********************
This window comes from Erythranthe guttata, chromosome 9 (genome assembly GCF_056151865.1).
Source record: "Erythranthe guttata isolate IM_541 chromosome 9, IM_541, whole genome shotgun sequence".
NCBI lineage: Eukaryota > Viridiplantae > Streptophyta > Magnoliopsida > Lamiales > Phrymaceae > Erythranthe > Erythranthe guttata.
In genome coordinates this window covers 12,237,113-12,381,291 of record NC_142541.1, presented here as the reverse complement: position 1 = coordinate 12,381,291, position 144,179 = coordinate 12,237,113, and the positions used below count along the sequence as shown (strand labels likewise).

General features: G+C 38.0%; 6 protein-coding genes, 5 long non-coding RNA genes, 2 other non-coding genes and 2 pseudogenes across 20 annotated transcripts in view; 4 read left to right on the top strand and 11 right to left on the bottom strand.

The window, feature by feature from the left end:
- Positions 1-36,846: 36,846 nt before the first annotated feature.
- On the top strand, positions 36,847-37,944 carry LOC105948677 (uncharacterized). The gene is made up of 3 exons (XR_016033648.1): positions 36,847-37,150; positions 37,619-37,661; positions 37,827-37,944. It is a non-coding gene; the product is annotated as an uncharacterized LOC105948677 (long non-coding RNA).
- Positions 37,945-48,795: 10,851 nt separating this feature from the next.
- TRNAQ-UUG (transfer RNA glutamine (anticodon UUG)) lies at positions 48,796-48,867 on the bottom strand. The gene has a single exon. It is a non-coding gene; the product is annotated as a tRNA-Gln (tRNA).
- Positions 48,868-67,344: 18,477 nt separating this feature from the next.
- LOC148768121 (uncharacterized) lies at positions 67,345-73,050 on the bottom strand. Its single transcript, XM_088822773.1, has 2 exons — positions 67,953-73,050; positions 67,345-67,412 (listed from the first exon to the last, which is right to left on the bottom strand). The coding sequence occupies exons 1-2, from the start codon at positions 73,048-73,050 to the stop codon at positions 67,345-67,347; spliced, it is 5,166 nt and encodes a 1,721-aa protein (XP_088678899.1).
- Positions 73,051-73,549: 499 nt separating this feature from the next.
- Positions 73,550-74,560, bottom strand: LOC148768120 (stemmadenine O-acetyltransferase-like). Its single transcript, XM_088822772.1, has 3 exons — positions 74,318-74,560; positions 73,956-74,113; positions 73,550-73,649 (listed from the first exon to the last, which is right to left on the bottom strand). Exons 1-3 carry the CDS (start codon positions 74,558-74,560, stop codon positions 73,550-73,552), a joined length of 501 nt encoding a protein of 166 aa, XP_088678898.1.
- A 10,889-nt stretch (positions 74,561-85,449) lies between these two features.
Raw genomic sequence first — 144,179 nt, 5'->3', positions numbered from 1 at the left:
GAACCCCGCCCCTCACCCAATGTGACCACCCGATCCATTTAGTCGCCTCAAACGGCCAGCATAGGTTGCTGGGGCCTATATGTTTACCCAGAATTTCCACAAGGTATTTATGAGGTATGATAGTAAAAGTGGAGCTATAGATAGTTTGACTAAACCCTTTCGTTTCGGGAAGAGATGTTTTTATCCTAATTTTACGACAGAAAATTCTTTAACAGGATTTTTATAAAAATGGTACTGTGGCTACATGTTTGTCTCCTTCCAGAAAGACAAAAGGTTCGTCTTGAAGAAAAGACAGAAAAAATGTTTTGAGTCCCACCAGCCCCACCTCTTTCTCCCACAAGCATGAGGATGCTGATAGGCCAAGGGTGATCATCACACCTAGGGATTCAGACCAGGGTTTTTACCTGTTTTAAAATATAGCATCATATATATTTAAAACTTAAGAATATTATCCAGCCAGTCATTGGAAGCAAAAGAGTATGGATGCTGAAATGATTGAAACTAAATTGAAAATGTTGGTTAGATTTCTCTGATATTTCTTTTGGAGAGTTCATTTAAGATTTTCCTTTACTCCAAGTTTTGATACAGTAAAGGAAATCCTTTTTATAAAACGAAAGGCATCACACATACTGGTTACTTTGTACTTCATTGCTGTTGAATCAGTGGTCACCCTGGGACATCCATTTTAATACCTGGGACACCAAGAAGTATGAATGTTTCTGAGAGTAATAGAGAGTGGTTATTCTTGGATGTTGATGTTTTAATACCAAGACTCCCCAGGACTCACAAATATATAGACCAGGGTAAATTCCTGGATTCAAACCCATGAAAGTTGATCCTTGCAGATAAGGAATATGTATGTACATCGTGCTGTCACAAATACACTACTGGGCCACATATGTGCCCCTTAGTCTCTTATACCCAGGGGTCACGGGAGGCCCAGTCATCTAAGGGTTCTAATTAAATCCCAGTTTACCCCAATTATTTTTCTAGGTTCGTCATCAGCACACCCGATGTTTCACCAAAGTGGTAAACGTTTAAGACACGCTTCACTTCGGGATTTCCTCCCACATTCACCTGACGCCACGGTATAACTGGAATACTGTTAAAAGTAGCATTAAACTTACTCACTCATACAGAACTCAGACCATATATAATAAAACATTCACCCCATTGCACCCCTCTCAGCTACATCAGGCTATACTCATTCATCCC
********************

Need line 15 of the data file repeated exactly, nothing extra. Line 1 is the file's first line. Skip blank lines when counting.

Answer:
- A 10,889-nt stretch (positions 74,561-85,449) lies between these two features.